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Gods of Egypt

The problem with Gods of Egypt, whitewashing and cultural insensitivity aside, is that it’s just so interminably boring. Somehow Alex Proyas, director of cult goth hits like Dark City and The Crow, has taken Egyptian mythology, a source material so rich the Stargate franchise was able to squeeze ten seasons and movie out of it, and turn out a barely serviceable hero’s journey set against the backdrop of some weak Hamlet style family drama.

All of the elements required are here. A fallen Egyptian god is forced into exile and must swallow his pride and reacquire his power with the help of a lowly mortal. Pretty good launch pad for a decent hero’s journey. Mixed into that is some family drama featuring resentful brothers and backstabbing gods. Swap gods with lions and you’ve got basically the plot of The Lion King. But oh The Lion King just did it so much better.

The beautiful, expensive looking CGI is so immersion-breaking it leaves you wondering why they didn’t just make an animated movie. The fact that every scene was clearly shot in front of a green screen is written across the awkward face of every actor struggling to put in a believable performance – with the exception of Gerard Butler, who chews the digitally rendered scenery with all the gusto of a latter day King Leonidas in shiny black armour.

The writing and most of the performances smack of laziness. A lazy, uncoordinated plot that wrecks the pacing and leaves the viewer watching something that feels like it could’ve been assembled by a child. Lots of “then they go here and meet this person so they can do that thing and after they fight that guy but when they beat him they go here and meet that person.”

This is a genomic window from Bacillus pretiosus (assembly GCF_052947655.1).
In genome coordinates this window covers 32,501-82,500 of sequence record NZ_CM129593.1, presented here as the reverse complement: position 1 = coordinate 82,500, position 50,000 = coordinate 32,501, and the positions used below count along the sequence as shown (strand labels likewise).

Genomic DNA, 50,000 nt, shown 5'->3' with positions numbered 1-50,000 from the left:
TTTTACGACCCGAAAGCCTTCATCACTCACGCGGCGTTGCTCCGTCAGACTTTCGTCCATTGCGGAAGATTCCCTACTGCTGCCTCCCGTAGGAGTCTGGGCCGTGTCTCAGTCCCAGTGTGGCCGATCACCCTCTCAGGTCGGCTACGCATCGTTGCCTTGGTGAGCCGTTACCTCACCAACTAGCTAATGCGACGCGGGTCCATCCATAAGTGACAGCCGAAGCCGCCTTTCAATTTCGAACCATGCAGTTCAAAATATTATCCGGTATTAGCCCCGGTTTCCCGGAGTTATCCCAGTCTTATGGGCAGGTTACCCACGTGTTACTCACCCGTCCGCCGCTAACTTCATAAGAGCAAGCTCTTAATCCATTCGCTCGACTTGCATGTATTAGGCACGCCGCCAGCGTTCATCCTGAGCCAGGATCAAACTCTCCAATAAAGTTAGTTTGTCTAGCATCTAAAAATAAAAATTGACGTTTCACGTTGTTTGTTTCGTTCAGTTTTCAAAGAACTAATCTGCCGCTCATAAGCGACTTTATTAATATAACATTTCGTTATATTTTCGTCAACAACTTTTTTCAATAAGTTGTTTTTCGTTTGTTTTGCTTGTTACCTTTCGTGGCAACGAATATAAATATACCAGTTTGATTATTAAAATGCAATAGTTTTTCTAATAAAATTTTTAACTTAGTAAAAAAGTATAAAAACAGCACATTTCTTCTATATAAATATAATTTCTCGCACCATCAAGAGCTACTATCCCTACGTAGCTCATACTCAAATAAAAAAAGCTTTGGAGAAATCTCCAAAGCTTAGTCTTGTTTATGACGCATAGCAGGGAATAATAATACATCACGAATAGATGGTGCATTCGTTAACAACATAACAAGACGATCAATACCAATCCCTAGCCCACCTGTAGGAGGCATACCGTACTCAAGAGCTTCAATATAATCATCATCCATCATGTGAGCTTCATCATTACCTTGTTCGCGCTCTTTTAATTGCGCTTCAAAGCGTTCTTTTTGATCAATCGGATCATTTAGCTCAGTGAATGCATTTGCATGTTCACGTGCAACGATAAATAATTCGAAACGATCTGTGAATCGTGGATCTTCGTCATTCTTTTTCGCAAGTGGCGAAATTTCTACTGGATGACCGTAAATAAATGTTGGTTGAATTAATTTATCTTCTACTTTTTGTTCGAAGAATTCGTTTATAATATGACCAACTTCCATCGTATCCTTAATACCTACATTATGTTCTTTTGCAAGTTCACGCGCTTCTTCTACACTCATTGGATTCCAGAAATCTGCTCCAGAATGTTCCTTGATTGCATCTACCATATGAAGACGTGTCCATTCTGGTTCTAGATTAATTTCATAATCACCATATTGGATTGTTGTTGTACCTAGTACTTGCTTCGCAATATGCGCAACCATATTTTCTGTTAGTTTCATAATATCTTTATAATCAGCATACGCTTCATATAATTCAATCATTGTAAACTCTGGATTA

The comedy, what little there is, is awkward at best, and serves only to reinforce how little effort was put into actually scripting this thing or fleshing out the characters. None of the emotional beats pay off because the movie never gives us a reason to care about what’s happening to any of the characters. The beginning rushes through itself and the ending drags out well past its welcome.

What makes all of this so disappointing is the potential Gods of Egypt had to be great. The solar boat of Ra, the Nine Gates of the Underworld, Set as the Jackal and Horus as the Falcon – are all beautiful realised and rendered. Proyas made at least some effort to capture the fantastic mythological material visually, if not narratively. Which is a shame, because – again, whitewashing aside – visually Gods of Egypt is quite a treat. Less spectacle, more story, and this could’ve been a first-rate retelling of the Myth of Osiris. Instead it’s yet another Hollywood blockbuster that spent its entire sizeable budget on CGI and overpaid white actors.